My Favorite Teacher

May 8, 2017
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Ms. Schimenz is the type of teacher who draws you into a subject and makes you excited to learn. She has a way of motivating students to complete their assignments. She is able to accomplish this by assigning projects that are intriguing and fun to complete. She is also passionate about each student’s willingness to learn.


Walking into the first day of middle school was intimidating with the new building, new students, and new teachers. It was stressful trying to navigate my schedule and get from one place to another in enough time. But as soon as I got to social studies and was introduced to Ms. Schimenz, I suddenly felt relieved. The setup of her classroom was comforting. She had lamps scattered around the room and different knickknacks. The moment she greeted the class with her booming enthusiasm, I knew she would become close to my heart.


As the year progressed, my fondness for her class increased. Previously, history had been a boring subject and I questioned the importance of learning information from hundreds of years ago. But, Ms. Schimenz changed my perspective. She transformd me from someone who disliked history to someone who was eager to learn about it. She did this through her creative stories.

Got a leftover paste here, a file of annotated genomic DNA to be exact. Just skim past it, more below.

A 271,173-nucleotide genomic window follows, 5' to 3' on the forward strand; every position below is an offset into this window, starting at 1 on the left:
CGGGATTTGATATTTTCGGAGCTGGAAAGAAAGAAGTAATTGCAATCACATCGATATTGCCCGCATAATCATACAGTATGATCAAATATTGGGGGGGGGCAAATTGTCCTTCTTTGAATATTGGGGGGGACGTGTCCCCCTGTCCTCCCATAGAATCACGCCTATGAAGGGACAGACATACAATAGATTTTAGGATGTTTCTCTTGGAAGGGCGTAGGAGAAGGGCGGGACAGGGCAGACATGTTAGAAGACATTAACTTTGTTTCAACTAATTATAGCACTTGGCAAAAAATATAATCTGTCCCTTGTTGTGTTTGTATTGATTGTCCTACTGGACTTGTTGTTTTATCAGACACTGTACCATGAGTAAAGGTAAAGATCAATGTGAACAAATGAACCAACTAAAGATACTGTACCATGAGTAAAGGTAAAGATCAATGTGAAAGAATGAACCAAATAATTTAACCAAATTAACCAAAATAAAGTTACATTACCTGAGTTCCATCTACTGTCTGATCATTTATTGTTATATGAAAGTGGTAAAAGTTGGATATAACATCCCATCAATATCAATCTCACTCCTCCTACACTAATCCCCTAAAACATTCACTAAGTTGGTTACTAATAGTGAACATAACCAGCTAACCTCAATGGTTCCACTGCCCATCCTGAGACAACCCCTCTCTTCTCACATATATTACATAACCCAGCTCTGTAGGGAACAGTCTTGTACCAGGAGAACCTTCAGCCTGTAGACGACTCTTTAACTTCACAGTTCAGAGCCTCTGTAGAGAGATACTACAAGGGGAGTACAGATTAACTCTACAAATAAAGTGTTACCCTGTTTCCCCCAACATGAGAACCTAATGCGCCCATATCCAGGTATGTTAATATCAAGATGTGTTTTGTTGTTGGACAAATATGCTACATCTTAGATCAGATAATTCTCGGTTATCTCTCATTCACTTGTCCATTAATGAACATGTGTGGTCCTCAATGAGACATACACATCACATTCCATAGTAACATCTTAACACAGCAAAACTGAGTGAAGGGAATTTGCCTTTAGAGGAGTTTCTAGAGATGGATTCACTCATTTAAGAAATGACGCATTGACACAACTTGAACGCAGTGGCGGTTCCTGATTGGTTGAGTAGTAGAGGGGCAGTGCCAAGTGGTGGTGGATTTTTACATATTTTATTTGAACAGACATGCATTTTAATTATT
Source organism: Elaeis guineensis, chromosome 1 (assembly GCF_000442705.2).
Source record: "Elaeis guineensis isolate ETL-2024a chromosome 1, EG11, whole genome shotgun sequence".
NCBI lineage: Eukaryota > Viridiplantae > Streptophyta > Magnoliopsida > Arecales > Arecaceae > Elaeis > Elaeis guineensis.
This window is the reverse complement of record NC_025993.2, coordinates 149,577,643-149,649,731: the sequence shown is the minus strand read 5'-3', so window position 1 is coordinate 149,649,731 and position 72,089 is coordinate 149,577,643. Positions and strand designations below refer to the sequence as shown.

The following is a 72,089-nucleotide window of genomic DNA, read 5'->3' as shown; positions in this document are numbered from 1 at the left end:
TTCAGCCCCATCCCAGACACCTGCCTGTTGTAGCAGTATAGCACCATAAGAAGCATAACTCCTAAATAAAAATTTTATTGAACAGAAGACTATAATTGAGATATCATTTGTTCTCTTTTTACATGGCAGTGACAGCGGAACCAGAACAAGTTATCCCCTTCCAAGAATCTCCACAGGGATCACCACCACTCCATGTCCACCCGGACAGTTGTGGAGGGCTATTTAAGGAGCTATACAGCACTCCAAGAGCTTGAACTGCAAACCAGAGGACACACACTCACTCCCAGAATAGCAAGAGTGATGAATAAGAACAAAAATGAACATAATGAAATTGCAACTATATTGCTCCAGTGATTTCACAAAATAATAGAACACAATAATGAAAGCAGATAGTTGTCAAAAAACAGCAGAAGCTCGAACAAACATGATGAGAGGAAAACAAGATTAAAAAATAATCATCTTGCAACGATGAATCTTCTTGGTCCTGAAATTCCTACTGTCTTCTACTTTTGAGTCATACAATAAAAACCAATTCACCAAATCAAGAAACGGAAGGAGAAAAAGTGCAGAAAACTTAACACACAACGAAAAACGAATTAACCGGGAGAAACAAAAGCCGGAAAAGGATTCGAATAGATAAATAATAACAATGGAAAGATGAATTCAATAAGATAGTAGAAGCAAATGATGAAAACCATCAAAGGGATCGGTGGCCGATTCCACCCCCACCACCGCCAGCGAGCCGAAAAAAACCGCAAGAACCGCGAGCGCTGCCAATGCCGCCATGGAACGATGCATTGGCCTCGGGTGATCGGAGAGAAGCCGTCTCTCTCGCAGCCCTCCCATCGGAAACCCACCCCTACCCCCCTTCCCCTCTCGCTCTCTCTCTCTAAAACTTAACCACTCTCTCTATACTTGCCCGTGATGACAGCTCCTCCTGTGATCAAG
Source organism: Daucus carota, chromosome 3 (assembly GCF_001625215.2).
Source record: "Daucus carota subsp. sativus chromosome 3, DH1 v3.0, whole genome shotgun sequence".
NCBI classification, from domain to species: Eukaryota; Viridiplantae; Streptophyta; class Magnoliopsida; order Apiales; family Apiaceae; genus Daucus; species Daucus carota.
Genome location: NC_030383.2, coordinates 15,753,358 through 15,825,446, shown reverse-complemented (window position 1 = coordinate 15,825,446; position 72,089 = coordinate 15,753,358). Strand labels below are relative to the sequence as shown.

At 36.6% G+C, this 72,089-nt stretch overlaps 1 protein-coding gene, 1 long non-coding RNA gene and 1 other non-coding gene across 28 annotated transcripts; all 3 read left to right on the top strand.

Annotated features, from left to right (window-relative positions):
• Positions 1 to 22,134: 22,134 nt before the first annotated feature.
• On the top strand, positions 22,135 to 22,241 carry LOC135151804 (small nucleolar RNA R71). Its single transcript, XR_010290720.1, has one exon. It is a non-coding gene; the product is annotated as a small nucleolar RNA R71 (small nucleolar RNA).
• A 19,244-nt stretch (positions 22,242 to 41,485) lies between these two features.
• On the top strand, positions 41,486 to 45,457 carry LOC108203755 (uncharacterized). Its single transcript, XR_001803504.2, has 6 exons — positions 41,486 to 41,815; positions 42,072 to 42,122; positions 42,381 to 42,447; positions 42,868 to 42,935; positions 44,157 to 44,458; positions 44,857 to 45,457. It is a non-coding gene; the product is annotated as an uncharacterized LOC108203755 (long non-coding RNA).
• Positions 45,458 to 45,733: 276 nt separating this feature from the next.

Most students, at some point during their middle school years, will read the Odyssey. It can be difficult to understand (due to it’s Greek language and mythology); however, Ms. Schimenz ensured that every one of her students interpreted it correctly. She did this by standing in front of the class and pouring all the energy she was capable of into describing Odysseus’ journey back home. She outlined each of the characters perfectly, so each student could envision them in his or her head.


No matter what took place during class, it was always entertaining. Besides listening to Ms. Schimenz’s stories, we also did projects. One of my favorites was when the class spent a day painting Egyptian tombs. We looked at photos and researched what they were used for and what beliefs the Egyptians had towards the afterlife. I still have the small, ceramic tomb I painted five years ago on display in my living room. Every time I catch a glimpse of it, I am reminded of the teacher who loved her job and students immensely.


Besides having Ms. Schimenz in class, I also formed a relationship with her outside of social studies. I would stop by during lunch or after school and we would end up talking for nearly an hour. We had conversations about friends, family, and our lives.


I never got the opportunity to have her as a teacher in seventh and eighth grade, but I frequently visited her. Seeing her soft smile in the hallways could turn any bad day into a good one and I am forever grateful for that.
After becoming so close to her, leaving middle school was hard. I had become, what she would refer to as, the “light” of her life. On the last day of school, she handed something to me in a brown paper bag. When I opened it, tears flooded to my eyes. It was the most delicate, white and blue, heart shaped ornament. To this day, I keep the ornament in a special place in room, and whenever I feel down or discouraged, I bring it out. It is a gentle reminder of how much Ms. Schimenz impacted my life and made me the person I am today.






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